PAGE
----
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Joburg pensioners concerned about property rates

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Joburg pensioners have been granted a three month reprieve in which to apply for a rates rebate.

Those who failed to meet the June 30 deadline to apply for a rebates rebate now have until September 30 to apply and, if approved, the rebates will be backdated to July 1.

However, many pensioners, who formerly paid zero rates, will be forced to pay the new rates, as the objections to their new property rates will only be finalised at the end of January.

The threshold of property values for qualifying pensioners has been increased from R2 million to R2.5m.

The City of Joburg confirmed that the applications of all pensioners who submitted a request, and have not been notified of receipt, will be considered.

Member of the mayoral committee for finance Funzela Ngobeni said the city would endeavour to communicate results to the pensioners using the information on the application form.

Pensioners who have objected to their increased property valuations, and who no longer qualify for the pensioner rebate, will have their applications held back until a decision is made by the municipal valuer.

Thereafter, the applications will be reconsidered, with the qualifying applications backdated to July 1, 2018.

The city earlier this year unveiled its 2018 general valuation roll, which caused a huge outcry, with some properties’ value being increased by 5 000%.

Ngobeni said 50 595 objections were being considered by the municipal valuer.

“Admittedly, the valuation 2018 process was not without its challenges, and for this we would like to apologise to our residents,” added Ngobeni.

The objections will be finalised by February 2019.

“The city will ensure no credit management processes will be initiated against objectors, provided their accounts were not in arrears on June 30. Residents who have lodged objections must continue to make payments on their rates accounts, as prescribed by the law.”

Where an objection to the new property valuation is declined, any outstanding rates on the property arising from the valuation will become due and payable immediately, the MMC said.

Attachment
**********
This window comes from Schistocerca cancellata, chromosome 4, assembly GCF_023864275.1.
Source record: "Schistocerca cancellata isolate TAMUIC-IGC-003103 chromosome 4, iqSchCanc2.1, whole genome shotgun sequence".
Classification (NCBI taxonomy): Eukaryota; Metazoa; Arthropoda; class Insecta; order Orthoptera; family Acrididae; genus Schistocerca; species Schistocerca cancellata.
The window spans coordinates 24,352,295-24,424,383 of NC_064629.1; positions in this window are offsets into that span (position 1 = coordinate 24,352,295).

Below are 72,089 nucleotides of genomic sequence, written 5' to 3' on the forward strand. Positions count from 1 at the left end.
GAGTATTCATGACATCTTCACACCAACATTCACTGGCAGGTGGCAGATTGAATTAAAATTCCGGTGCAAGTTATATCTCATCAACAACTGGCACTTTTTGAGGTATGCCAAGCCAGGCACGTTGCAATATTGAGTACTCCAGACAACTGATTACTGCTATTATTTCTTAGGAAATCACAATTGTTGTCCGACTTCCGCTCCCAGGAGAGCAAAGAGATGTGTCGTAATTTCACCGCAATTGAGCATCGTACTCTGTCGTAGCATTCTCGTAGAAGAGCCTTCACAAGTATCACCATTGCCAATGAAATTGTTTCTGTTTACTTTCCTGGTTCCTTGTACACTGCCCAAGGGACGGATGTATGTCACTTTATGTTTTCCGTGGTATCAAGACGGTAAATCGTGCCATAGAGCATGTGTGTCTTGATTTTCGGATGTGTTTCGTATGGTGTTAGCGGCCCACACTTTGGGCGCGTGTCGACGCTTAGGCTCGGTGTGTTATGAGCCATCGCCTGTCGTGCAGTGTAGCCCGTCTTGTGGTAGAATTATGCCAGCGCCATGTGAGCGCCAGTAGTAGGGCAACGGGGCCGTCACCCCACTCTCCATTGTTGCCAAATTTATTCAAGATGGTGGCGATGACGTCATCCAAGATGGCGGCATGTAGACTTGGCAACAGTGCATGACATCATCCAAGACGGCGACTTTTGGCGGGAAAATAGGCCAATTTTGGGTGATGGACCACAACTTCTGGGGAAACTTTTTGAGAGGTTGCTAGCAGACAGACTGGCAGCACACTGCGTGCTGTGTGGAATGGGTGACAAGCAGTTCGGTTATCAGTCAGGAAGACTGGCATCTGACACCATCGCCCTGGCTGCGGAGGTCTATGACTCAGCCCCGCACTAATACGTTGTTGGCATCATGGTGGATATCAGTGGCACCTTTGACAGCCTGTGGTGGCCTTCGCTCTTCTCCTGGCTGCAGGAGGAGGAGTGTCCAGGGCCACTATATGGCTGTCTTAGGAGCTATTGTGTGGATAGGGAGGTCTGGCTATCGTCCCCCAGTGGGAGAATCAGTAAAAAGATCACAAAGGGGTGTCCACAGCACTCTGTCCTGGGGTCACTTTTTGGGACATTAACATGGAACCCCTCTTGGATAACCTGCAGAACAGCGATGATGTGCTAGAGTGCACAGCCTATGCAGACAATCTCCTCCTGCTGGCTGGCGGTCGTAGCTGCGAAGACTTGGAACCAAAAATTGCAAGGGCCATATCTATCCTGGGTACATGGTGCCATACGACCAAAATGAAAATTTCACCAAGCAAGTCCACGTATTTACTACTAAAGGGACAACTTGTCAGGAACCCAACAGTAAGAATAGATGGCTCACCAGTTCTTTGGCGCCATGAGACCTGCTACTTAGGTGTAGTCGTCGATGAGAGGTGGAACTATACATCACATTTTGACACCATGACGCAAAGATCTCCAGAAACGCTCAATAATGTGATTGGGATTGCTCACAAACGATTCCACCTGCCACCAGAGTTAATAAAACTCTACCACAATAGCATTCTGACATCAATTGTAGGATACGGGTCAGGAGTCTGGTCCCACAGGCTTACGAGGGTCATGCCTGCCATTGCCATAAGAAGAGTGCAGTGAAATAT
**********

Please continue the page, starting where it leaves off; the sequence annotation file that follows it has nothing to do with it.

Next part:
In the instances where an objection is approved, the relevant account will be adjusted accordingly.

All properties categorised as agricultural residential are advised to apply for a rebate, currently set at 10% of the property value.

All previous rebates ended on June 30.

Many pensioners, however, remain concerned.

Barry Lamont of Folkestone Downs said he made his application to the city through its website and received notification of receipt, but has unsuccessfully tried to follow up since to get a reference number.

“They never answer the phone. On occasion I waited up to 35 minutes, with the call being switched every now and again, I guess to some other division, but still no answer. It’s very frustrating. Being home-bound, I unfortunately cannot go in to any of the centres,” he said.

Terance Meyer of Blairgowrie said: “I am sure that there must be hundreds, if not thousands, of pensioners all over the city in the same situation I am in, with rates having soared from zero to a total of R1 855, including Pikitup fees.

“I am over 70 and had zero rates under the old valuation – only paying Pikitup charges.”

Meyer said he filled in a petition asking for the pensioner rebate to be increased from R2.5m to R3m.

“It’s a great pity that the council has not agreed to this – an increase in 1 855% in rates is massive for us pensioners. I did get an estate agent in, who valued the property realistically, and under the R2.5m ceiling, but the objection process may not be finalised until January.

“A great many people are going to be hurt financially if we have to wait until January to get some relief – if at all. If I do not pay the new full rate my bill will have escalated to R13 000 by January,” he added.

Application forms can be obtained from any customer service centre; the city’s website:; or it can be emailed upon the provision of an email address.

The Star


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